Tuesday, January 31, 2012

Scanning the wireless activity in my neighbourhood

In a previous post I reported that when I did a survey of wireless access points near where I live about 2.5 years ago, I found that 7% of wireless access points were unencrypted. Recently I needed to check what wifi signals were active in my house in order to diagnose some signal interference problems and while I was at it I decided to do a quick check to see if the wireless landscape of my neighbourhood had changed significantly in the last few years.

This time, I did my survey using the wigle.net application on Android (2.5 years ago I was using a Symbian based Nokia phone - which is itself and indication of how things have changed in the meantime). I didn't walk quite as far this time, so the survey was less complete, but I was dissapointed to find that the percentage of unencrypted wireless access points in the most recent survey dropped down to 2.7% of the total. I looked at the data to see what had happened to the open wifi points and they were broken down into 3 roughly equal groups:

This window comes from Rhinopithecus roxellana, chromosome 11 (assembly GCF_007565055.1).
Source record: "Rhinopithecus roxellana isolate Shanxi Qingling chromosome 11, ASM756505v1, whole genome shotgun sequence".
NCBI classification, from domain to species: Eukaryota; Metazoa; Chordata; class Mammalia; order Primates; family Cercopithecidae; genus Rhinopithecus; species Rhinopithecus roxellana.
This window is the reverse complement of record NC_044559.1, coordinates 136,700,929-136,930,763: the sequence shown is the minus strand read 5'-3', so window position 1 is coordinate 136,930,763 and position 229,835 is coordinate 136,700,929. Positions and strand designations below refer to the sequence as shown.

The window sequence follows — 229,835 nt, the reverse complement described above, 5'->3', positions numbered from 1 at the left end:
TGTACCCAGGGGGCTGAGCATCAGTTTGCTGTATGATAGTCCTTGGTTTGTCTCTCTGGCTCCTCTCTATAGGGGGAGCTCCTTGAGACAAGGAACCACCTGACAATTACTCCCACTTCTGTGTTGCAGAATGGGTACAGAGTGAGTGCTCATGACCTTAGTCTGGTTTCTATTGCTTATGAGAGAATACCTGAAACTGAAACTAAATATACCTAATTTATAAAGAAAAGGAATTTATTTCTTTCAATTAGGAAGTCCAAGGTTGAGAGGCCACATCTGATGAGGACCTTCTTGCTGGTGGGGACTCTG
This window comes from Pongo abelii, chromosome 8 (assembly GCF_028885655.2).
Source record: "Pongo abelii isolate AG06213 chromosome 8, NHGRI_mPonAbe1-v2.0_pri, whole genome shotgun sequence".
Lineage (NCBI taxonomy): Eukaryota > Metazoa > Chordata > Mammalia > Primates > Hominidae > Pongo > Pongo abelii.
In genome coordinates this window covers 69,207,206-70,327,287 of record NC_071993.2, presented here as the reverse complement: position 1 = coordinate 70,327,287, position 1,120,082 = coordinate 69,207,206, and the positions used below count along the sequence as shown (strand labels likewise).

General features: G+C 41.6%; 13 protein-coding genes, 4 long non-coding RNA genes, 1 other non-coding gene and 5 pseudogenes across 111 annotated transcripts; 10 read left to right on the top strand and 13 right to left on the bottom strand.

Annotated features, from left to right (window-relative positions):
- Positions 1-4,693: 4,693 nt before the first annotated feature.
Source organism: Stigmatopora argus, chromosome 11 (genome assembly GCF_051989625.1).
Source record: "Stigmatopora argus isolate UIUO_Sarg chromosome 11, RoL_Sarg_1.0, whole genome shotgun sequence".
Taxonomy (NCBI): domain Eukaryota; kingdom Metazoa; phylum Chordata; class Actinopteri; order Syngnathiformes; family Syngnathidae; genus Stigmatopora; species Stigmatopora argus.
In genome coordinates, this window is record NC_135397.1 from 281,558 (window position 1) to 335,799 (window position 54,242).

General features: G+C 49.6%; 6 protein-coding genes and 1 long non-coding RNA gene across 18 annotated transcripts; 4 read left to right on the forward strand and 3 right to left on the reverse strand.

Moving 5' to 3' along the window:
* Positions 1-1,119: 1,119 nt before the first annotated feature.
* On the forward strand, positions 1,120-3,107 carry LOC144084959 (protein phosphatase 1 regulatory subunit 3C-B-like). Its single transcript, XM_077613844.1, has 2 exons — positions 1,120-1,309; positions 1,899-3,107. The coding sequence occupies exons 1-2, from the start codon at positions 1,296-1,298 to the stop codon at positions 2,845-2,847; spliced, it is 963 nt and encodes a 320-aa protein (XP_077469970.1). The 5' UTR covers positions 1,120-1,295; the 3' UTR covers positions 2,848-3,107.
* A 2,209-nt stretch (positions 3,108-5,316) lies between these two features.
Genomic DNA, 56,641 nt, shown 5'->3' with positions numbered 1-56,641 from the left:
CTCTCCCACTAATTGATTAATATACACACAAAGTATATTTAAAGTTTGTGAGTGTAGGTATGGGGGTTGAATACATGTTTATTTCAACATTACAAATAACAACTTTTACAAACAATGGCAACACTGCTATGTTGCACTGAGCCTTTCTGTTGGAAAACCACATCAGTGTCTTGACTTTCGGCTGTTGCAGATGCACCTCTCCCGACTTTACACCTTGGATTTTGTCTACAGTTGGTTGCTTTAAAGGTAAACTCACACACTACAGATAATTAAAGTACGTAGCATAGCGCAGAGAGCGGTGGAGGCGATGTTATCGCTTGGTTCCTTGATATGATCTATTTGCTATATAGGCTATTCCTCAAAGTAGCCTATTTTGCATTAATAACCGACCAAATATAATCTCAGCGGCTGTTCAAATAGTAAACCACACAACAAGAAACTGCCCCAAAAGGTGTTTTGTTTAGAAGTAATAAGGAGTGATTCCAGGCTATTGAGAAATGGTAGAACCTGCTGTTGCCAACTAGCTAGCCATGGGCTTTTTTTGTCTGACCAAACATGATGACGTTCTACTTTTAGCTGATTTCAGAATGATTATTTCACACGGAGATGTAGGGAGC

• The access point was still active and open
  • The access point was still active, but was now secured with some form of encryption
  • The access point was no longer active
I am not sure why people are becoming less willing to leave their wifi access point unencrypted, but from chatting to friends I think that people are not really concerned by the impact that casual users might have upon their own internet browsing. In fact they are more concerned about the fact that they could get into trouble if a passer-by used their wireless access point to engage in some illegal activity on the internet.

In the previous survey, well over half of the access points had a SSID of the form eircom_XXXX which is probably a clue that they got their wireless access point from eircom and never bothered to change the default SSID. Since eircom was originally the monopoly supplier in Ireland this showed me how many people like to stick with the default choice.

However, in the more recent survey I noticed that SSIDs of the form UPCXXXXX seemed to becoming more popular which probably indicates that many people are opting to switch to the cable modem service from UPC - although it also indicates that many still don't bother changing the default settings on their router. The following chart shows that based upon my totally unscientific survey UPC seem to have overtaken Eircom in my local market. Most of the people in the "other" category will have changed their SSID from it's default, so I can't guess what internet provider they might be using.

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